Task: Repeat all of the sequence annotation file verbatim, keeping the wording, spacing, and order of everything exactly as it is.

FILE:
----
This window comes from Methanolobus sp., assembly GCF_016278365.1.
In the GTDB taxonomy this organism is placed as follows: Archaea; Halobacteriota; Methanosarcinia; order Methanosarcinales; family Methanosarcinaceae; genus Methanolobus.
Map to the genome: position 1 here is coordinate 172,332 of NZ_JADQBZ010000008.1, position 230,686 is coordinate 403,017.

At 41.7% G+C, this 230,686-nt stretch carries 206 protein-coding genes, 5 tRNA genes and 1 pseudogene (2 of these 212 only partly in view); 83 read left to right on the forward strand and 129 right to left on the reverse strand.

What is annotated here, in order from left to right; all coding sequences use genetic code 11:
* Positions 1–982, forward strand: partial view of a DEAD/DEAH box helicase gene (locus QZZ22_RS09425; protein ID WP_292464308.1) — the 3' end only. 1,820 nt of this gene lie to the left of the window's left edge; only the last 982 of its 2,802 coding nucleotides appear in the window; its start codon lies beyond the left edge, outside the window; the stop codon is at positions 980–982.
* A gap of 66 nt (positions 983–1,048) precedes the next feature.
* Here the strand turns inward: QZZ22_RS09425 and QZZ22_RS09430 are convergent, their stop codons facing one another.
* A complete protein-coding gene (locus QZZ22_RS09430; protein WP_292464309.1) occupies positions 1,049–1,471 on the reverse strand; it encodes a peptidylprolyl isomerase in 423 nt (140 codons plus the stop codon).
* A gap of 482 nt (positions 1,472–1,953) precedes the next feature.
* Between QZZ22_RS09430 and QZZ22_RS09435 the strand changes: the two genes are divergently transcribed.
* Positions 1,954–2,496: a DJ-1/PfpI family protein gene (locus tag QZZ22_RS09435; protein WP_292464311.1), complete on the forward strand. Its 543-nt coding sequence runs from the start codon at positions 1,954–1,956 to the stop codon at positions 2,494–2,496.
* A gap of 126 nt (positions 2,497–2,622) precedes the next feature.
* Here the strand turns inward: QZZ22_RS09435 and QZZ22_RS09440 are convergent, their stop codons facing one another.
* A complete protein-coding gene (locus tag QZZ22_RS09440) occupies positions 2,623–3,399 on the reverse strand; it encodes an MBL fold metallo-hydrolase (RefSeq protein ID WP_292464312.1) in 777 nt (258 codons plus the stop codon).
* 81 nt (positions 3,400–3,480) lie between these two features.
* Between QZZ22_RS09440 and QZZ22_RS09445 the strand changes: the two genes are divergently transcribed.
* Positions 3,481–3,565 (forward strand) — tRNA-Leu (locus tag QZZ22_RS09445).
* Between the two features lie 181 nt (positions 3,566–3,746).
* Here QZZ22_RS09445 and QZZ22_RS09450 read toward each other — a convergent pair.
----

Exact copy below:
This window comes from Methanolobus sp., assembly GCF_016278365.1.
In the GTDB taxonomy this organism is placed as follows: Archaea; Halobacteriota; Methanosarcinia; order Methanosarcinales; family Methanosarcinaceae; genus Methanolobus.
Map to the genome: position 1 here is coordinate 172,332 of NZ_JADQBZ010000008.1, position 230,686 is coordinate 403,017.

At 41.7% G+C, this 230,686-nt stretch carries 206 protein-coding genes, 5 tRNA genes and 1 pseudogene (2 of these 212 only partly in view); 83 read left to right on the forward strand and 129 right to left on the reverse strand.

What is annotated here, in order from left to right; all coding sequences use genetic code 11:
* Positions 1–982, forward strand: partial view of a DEAD/DEAH box helicase gene (locus QZZ22_RS09425; protein ID WP_292464308.1) — the 3' end only. 1,820 nt of this gene lie to the left of the window's left edge; only the last 982 of its 2,802 coding nucleotides appear in the window; its start codon lies beyond the left edge, outside the window; the stop codon is at positions 980–982.
* A gap of 66 nt (positions 983–1,048) precedes the next feature.
* Here the strand turns inward: QZZ22_RS09425 and QZZ22_RS09430 are convergent, their stop codons facing one another.
* A complete protein-coding gene (locus QZZ22_RS09430; protein WP_292464309.1) occupies positions 1,049–1,471 on the reverse strand; it encodes a peptidylprolyl isomerase in 423 nt (140 codons plus the stop codon).
* A gap of 482 nt (positions 1,472–1,953) precedes the next feature.
* Between QZZ22_RS09430 and QZZ22_RS09435 the strand changes: the two genes are divergently transcribed.
* Positions 1,954–2,496: a DJ-1/PfpI family protein gene (locus tag QZZ22_RS09435; protein WP_292464311.1), complete on the forward strand. Its 543-nt coding sequence runs from the start codon at positions 1,954–1,956 to the stop codon at positions 2,494–2,496.
* A gap of 126 nt (positions 2,497–2,622) precedes the next feature.
* Here the strand turns inward: QZZ22_RS09435 and QZZ22_RS09440 are convergent, their stop codons facing one another.
* A complete protein-coding gene (locus tag QZZ22_RS09440) occupies positions 2,623–3,399 on the reverse strand; it encodes an MBL fold metallo-hydrolase (RefSeq protein ID WP_292464312.1) in 777 nt (258 codons plus the stop codon).
* 81 nt (positions 3,400–3,480) lie between these two features.
* Between QZZ22_RS09440 and QZZ22_RS09445 the strand changes: the two genes are divergently transcribed.
* Positions 3,481–3,565 (forward strand) — tRNA-Leu (locus tag QZZ22_RS09445).
* Between the two features lie 181 nt (positions 3,566–3,746).
* Here QZZ22_RS09445 and QZZ22_RS09450 read toward each other — a convergent pair.